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The History of King Arthur’s Legend in a Spiritual Spotlight

Why put a spiritual spotlight on the history of the King Arthur legend? Because his legend has a secret, spiritual dimension. We also connect a few interesting historical dots.

Let’s begin with some records about the history of King Arthur. In 550 BCE, the writer Gilda mentions a Roman centurion with the name Lucius Artorius Castus in his book De Excidio et Conquestu Britanniae. He recounts the Briton’s and Roman’s victory⁠ over the Picts (2) in the third century at a place called Mt. Badon. (1) It is uncertain whether Artorius and King Arthur are one and the same person. Some believe that Lucius lived in the 2nd century. 

250 years later the Celtic monk and historian Nennius refers to Artorius in his book Historia Brittonum.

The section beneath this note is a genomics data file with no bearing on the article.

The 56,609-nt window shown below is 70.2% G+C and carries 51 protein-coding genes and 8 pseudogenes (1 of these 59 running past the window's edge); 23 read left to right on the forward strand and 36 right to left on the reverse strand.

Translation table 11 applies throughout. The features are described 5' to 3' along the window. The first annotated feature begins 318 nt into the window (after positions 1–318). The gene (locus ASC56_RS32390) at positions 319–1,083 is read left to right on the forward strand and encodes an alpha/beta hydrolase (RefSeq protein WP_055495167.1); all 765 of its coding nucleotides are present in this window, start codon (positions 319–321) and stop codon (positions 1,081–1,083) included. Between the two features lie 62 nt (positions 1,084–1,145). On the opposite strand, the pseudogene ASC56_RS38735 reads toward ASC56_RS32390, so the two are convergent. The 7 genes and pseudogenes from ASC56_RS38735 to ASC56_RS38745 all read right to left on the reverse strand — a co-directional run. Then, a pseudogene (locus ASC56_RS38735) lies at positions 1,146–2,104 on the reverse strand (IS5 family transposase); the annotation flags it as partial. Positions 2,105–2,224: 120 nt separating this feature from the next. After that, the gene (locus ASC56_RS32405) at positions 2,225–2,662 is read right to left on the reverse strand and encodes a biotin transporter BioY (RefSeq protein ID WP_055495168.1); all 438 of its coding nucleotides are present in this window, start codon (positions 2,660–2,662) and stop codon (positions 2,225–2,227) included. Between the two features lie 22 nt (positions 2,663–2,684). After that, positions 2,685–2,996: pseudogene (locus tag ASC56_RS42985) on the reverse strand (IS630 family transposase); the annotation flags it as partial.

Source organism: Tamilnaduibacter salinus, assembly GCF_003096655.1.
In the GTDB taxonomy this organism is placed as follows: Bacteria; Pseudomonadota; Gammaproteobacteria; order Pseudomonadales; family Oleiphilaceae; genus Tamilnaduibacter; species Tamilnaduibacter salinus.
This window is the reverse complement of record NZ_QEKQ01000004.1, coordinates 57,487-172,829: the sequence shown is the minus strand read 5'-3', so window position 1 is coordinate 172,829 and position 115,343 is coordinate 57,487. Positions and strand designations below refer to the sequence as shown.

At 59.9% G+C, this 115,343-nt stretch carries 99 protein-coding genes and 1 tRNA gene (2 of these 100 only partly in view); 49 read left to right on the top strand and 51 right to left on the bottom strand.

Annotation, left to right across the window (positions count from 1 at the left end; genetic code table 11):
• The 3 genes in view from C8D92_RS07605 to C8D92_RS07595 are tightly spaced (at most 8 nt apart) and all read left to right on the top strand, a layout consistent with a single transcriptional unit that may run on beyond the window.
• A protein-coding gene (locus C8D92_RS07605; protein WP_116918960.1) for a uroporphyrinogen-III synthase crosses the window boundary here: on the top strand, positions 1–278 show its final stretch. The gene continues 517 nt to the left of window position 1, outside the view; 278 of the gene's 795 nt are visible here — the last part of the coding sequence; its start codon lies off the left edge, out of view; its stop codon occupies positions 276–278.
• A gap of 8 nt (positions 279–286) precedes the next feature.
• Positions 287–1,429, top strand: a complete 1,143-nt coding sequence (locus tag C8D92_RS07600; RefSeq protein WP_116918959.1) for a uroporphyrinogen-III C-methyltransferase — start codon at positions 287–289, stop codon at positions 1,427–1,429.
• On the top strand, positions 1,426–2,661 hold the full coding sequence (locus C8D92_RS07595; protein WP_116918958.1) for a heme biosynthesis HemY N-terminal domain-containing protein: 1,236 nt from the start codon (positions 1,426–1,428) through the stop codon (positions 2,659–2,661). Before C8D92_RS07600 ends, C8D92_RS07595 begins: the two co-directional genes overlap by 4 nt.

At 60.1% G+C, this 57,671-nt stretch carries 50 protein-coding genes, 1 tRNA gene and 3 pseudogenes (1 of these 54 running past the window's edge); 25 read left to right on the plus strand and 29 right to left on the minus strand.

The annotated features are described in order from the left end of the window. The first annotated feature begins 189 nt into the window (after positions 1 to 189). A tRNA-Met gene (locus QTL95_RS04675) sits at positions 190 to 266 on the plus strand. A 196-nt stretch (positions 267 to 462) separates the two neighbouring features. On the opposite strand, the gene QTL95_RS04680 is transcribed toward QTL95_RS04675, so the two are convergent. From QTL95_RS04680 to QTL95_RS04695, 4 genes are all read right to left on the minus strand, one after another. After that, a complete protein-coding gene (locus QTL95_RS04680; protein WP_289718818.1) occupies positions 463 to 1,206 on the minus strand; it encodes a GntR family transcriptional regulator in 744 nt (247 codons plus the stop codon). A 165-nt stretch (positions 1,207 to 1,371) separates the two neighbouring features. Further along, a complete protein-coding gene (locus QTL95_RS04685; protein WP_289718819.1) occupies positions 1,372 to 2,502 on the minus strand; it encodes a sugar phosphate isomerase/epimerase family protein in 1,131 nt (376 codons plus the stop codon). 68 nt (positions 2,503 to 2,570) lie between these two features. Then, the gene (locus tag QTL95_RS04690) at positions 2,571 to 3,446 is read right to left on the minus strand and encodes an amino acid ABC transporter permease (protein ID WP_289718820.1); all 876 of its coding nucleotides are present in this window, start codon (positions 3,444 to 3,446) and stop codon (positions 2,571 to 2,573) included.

The History of the Britons in 900 A.D., whose author was probably a Welsh monk, tells the story of a warrior called Arthur. He overcame the Saxons in twelve battles. Twelve is significant in Alchemy and Astrology. It’s the number of the zodiac signs and the twelve stages of the great work. Arthur gets his first spiritual touch. 

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Who Was King Arthur Really?

Who was King Arthur, the mysterious Celtic king, who defended the post-Roman England against the Saxon invaders without leaving any historic records?

The origin of the name Arthur or Arturus is as obscure as his life. It’s an artificial word that can be linked to meanings like bear, man, or king. Some etymologists suggest that it could also stem from the Latin name Artōrius. According to Latin Gematria, Arturus adds up to 106, the same value as the Hebrew for the phrase Yah’s messenger (MLAKYH), counselor or emperor (MLYKV), and the phrase He praises God (YHLLAL). These associations give us a first clue that King Arthur wasn’t a king-king, but a metaphor for someone or something else.

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